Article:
(adsbygoogle = window.adsbygoogle || []).push({}); 1. The problem statement, all variables and given/known data

I need to show that [itex]f_{n}[/itex]=sin([itex]\frac{z}{n}[/itex]) converges uniformly to 0.

2. Relevant equations

So I need to find K([itex]\epsilon[/itex]) such that [itex]\forall[/itex][itex]n \geq K[/itex]

|sin([itex]\frac{z}{n}[/itex])|<[itex]\epsilon[/itex]

I'm trying to prove this in an annulus: [itex]\alpha\leq |z| \leq\beta[/itex]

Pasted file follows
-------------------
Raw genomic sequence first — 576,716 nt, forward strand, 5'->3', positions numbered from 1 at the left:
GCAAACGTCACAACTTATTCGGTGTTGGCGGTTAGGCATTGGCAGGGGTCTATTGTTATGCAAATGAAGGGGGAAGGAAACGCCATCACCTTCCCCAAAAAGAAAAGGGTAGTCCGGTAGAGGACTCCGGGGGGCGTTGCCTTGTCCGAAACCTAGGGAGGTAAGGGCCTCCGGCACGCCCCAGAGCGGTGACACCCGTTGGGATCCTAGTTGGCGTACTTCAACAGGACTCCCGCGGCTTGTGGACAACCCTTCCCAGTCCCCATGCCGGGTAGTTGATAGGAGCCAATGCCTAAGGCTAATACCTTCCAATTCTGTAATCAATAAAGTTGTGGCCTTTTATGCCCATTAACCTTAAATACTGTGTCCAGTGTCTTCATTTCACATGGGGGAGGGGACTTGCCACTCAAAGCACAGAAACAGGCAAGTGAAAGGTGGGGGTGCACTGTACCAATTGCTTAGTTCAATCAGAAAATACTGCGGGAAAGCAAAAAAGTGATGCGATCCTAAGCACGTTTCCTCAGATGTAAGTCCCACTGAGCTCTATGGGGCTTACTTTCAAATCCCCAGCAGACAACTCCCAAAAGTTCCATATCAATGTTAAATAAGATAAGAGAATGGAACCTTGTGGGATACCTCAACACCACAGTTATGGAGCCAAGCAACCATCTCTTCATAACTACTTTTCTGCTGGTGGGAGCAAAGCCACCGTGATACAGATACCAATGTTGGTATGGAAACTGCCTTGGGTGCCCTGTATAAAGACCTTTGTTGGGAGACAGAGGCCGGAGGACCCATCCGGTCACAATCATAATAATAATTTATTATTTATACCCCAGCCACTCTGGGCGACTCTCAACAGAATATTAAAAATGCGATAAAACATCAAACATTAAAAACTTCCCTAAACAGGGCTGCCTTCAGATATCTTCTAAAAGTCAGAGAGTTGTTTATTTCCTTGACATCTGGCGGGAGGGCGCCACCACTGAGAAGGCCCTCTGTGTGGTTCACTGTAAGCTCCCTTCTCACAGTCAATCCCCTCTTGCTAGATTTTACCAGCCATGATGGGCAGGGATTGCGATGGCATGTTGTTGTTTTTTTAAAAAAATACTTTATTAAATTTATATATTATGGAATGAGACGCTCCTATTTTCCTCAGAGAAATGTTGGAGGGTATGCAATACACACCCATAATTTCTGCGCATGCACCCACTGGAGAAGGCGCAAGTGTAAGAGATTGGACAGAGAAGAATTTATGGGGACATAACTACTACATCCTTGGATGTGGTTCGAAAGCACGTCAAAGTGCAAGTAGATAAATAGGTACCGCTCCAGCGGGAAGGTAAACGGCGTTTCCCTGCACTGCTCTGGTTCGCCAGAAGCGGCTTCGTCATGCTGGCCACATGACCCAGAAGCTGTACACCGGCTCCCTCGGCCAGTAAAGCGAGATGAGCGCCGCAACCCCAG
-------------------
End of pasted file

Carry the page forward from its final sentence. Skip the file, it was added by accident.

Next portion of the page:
3. The attempt at a solution

I'm having trouble because no matter what I choose for K I can't get the epsilon to come out.

I'm trying something like K([itex]\epsilon[/itex])=[itex]\frac{1}{\alpha\epsilon}[/itex].

My problem is that I can't say that sin([itex]\frac{z}{n}[/itex])<sin([itex]\frac{\alpha}{n}[/itex])

Which is how I've been doing these uniform convergence ones (recasting in terms of [itex]\alpha[/itex] instead of z).

Anyways I was hoping I could get some help on how to proceed.

Thanks!

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# Homework Help: Uniform convergence

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